Well. :) Today is April 30th, and just a few days ago, the 28th, we celebrated the memorial of a favorite of mine, St. Gianna Beretta Molla! Let's talk about her a little bit, shall we? And then I'll tell you why she's so special to me.
St. Gianna is a contemporary saint, she lived from 1922 to 1962. My parents were alive for the last ten-ish years of her life. She was born into a large and devout Italian family, the tenth of thirteen children. Several of her siblings joined the religious life, and Gianna considered that as well, but ultimately decided to pursue medicine as a career, and later married Pietro Molla. She specialized in pediatrics, and was involved in faith-based social groups such as Catholic Action. Her faith was an important part of her life that she brought into her work as a physician, and then as a mother. She and Pietro had three children, when in 1961, she conceived their fourth child. Early on in her pregnancy, she was advised by her doctor that she had a fibrous cyst on her uterus. Eschewing the advice to have an abortion (which would make removal of the cyst less risky) or a hysterectomy, Gianna chose to have the cyst removed and to carry her daughter to term. Following the delivery via cesarean section, Gianna soon developed septic peritonitis and died. This daughter, Gianna Emanuela, also went on to become a physician, inspired by her mother's example. In May 2004, when Gianna was canonized by Pope John Paul II, her husband and two of her daughters were at the ceremony, marking the first time that a husband was present for the canonization of his wife. There is a book memorializing letters between husband and wife, called The Journey of Our Love: The Letters of Saint Gianna Beretta and Pietro Molla. How sweet is that?! (and only $6.99 for Kindle!)
St. Gianna's story touched me as a young woman for several reasons (in fact, my Dominican religious name is Maria Gianna!) She was a lay woman, and let's face it, the majority of saints were religious. I can relate to her very much as a lay Catholic woman working outside of the home, and as a wife and mother. And even before I myself was married and had children, I was so inspired by her example of putting the life of her unborn child ahead of her own. Originally I was under the impression that the mass on her uterus was cancerous, but it was not. However, her being pregnant certainly complicated the situation with removing it, particularly given the medical technology of that time. For her, there was only one option, and that was to ensure that her baby survived. All of her actions were ordered toward this goal. I really admire St. Gianna, and with her countenance so relatable to me, I feel like she's a friend of mine, interceding for me and rooting for me up in heaven. *heart*
Speaking of feast days, guess whose feast is also April 28th? Take it away, Cristina!
St. Louis de Montfort is very near to my heart for a couple of reasons. I have made consecration to Jesus through Mary with Tiffany the last couple of years. We have a great devotion to our Blessed Mother, and although Tiffany and I focus on the prayers and daily readings from 33 Days to Morning Glory by Fr. Michael Gaitley, we essentially walk with St. Louis Mary de Montfort as we go about this journey, deepening our faith every year and love for the Blessed Mother.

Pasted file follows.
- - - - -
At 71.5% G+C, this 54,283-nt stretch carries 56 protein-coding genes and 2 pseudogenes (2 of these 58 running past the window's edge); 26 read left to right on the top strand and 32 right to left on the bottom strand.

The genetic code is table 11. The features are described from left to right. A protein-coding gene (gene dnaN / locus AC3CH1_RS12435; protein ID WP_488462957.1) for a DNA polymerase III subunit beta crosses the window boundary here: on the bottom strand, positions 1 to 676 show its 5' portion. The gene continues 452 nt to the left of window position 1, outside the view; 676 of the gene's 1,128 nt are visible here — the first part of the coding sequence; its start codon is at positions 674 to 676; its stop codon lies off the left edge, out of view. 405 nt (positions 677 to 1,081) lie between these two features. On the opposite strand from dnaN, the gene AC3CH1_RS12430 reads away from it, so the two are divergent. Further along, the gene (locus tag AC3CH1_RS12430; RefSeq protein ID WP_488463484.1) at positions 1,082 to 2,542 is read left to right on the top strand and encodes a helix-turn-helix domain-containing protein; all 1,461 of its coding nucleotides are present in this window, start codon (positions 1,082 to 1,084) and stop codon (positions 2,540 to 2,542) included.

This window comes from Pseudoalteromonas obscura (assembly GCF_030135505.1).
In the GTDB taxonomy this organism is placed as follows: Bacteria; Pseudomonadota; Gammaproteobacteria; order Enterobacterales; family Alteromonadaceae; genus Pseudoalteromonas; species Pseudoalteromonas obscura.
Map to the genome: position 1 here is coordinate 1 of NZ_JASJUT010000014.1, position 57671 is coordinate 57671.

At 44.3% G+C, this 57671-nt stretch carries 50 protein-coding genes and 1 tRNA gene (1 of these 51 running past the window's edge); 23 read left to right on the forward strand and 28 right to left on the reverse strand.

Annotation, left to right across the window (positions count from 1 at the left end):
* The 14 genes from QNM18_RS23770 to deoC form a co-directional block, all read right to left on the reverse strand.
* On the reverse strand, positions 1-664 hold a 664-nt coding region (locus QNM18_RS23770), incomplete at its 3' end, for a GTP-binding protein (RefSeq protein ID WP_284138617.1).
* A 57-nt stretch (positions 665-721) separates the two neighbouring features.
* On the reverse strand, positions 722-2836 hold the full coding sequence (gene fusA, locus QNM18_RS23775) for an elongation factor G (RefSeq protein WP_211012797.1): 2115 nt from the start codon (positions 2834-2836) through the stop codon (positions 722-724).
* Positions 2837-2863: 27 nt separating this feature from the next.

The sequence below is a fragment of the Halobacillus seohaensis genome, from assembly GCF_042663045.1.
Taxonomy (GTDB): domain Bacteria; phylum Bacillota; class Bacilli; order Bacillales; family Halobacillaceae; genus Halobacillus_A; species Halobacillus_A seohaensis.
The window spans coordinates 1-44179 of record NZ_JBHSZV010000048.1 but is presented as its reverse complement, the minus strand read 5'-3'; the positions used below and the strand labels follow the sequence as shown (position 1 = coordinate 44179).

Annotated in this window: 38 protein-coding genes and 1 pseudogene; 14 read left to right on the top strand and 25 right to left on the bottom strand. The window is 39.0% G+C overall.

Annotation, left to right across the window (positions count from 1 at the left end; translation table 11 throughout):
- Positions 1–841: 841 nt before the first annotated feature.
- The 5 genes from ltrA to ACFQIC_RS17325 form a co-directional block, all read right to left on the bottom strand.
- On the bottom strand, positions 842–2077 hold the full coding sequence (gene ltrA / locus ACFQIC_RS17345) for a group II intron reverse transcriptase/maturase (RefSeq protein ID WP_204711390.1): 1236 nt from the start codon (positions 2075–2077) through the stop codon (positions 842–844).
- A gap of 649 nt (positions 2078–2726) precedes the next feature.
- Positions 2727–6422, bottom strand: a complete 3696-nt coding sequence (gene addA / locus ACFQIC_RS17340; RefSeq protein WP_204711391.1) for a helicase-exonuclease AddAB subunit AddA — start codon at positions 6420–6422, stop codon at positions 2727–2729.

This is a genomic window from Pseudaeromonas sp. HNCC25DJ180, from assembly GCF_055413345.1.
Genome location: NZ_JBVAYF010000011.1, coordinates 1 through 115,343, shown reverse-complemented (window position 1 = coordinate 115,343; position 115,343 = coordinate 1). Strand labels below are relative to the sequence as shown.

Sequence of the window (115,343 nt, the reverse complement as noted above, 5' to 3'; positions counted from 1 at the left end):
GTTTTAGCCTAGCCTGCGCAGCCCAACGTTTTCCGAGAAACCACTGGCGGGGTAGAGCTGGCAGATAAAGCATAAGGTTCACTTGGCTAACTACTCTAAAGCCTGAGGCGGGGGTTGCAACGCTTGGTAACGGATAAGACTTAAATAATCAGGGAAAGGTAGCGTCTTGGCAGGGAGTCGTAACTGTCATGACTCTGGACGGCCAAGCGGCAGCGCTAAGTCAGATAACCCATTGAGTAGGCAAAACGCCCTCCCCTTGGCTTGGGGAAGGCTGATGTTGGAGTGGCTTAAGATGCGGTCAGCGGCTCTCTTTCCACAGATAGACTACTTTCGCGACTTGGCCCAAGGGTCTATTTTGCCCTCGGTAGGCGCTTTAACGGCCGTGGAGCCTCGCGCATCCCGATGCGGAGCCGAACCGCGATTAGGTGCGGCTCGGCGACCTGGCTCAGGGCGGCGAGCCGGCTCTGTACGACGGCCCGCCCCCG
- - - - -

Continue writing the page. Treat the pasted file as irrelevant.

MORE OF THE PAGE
Tiffany and I also share a great love and affinity for Dominican Spirituality and St. Louis de Montfort was a Third Order Dominican!
St. Louis de Montfort’s feast day is April 28th and he was a great influencer of Pope Leo XIII, Pope Pius X, Pope Pius XII and one of Tiffany’s favorite’s, Pope Saint John Paul II.
According to Pope Saint John Paul II in his Apostolic Letter Rosarium Virginis Mariae, his personal motto "Totus Tuus" was inspired by St. Louis' doctrine on the excellence of Marian devotion and total consecration, which he quoted:
Our entire perfection consists in being conformed, united and consecrated to Jesus Christ. Hence the most perfect of all devotions is undoubtedly that which conforms, unites and consecrates us most perfectly to Jesus Christ.
Now, since Mary is of all creatures the one most conformed to Jesus Christ, it follows that among all devotions that which most consecrates and conforms a soul to our Lord is devotion to Mary, his Holy Mother, and that the more a soul is consecrated to her the more will it be consecrated to Jesus Christ.
A French-Roman Catholic priest, confessor, and Third Order Dominican, in 1700 he asked permission not only to preach the rosary, but to also form rosary confraternities.
St. Louis also founded the Missionaries of the Company of Mary (for priests and brothers) and the Daughters of Wisdom who care for the sick.
He wrote many books around his devotion to Mary besides he is most well known for True Devotion to Mary with Preparation for Total Consecration and The Secret of the Rosary. I recently purchased the latter, and was moved by this part with regards to the Confraternity and praying the rosary:
And my dear Catholic people, even if you fail to say your rosary out of sheer carelessness or laziness, as long as you do not have any formal contempt for it, you do not sin absolutely speaking…
For more information about St. Louis de Montfort, head to Catholic Culture. Click here for more information about the Rosary Confraternity and how to enroll.
Two fantastic feast days on April 28th, no? Does anyone else have a devotion to St. Gianna Beretta Molla or St. Louis de Montfort? Do let us know in the comments!